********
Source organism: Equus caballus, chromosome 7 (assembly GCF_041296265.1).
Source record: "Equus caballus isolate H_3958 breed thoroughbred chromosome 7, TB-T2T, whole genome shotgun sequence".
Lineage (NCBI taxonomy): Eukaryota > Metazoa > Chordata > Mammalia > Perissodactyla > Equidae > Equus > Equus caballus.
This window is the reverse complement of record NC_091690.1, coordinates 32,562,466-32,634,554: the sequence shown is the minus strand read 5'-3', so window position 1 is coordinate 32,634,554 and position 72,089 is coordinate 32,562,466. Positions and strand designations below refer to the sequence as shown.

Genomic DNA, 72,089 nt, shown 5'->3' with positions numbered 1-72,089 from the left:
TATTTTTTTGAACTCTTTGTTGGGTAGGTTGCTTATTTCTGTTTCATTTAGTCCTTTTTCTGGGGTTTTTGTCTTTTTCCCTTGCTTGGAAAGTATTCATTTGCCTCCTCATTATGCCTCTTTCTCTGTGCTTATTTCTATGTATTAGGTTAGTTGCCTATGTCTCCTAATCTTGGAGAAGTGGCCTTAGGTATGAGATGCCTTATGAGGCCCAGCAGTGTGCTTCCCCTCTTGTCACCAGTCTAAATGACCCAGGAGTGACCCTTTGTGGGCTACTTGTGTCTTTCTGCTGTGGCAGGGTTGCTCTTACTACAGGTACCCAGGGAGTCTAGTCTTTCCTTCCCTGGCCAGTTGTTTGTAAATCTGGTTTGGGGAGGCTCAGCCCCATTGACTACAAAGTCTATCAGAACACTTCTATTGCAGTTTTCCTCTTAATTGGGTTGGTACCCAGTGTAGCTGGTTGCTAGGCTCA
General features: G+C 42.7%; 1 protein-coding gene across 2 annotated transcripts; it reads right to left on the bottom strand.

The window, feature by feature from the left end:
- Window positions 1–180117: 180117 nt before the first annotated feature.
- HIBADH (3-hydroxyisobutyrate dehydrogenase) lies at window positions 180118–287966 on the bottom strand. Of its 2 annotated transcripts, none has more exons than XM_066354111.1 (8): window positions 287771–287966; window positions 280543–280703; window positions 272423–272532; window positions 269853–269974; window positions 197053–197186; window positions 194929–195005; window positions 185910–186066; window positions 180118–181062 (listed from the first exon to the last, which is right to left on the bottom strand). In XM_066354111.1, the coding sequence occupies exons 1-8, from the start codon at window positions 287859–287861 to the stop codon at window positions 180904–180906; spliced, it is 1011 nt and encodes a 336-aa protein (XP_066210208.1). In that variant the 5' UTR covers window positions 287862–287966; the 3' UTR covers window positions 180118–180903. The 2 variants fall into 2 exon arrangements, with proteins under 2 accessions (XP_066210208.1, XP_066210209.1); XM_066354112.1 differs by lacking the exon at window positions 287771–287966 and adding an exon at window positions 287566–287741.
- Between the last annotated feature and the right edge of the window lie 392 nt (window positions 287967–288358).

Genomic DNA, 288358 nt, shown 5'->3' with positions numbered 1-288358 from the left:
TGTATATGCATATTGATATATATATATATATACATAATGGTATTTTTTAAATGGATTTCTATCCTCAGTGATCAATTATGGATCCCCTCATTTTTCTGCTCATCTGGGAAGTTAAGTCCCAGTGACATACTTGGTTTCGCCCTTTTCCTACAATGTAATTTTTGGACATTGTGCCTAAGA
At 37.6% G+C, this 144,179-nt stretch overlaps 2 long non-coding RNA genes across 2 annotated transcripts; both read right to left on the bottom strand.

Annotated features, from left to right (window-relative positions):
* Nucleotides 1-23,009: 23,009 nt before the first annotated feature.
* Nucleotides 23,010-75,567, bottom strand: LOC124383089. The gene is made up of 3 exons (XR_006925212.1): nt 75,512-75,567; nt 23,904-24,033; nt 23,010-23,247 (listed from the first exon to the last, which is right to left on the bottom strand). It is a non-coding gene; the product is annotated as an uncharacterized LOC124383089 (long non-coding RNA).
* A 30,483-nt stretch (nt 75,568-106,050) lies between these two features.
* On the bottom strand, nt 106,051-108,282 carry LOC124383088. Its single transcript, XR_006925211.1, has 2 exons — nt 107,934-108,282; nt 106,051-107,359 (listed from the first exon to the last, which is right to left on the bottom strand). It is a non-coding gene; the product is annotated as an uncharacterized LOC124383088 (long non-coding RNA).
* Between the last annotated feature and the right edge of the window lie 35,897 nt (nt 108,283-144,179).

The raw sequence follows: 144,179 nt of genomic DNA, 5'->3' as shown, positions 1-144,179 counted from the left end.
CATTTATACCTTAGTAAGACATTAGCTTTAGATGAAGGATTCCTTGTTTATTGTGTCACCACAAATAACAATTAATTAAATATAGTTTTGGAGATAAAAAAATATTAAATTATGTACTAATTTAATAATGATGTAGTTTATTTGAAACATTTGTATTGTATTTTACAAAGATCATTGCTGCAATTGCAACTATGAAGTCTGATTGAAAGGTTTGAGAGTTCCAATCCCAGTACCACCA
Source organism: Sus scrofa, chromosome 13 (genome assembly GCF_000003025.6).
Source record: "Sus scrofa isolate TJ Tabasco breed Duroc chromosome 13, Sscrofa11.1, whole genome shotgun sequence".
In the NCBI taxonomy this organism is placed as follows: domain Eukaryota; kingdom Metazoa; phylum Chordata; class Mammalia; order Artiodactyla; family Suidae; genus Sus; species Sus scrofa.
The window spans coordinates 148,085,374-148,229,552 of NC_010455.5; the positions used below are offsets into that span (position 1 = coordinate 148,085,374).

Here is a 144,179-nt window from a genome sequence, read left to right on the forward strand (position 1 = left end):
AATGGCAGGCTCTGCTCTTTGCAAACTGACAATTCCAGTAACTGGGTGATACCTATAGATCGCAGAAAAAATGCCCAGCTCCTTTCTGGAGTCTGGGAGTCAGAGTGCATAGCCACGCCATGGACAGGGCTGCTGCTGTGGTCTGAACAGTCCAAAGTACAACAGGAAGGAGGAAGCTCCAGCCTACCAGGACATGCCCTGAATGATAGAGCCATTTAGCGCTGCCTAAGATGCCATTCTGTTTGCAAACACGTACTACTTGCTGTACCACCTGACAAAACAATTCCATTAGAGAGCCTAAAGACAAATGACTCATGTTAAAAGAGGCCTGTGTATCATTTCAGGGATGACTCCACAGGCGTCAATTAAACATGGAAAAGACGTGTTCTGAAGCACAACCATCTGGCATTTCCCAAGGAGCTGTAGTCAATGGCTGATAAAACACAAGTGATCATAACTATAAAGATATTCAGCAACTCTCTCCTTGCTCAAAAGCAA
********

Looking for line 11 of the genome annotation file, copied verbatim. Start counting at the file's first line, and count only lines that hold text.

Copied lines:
- Between the last annotated feature and the right edge of the window lie 392 nt (window positions 287967–288358).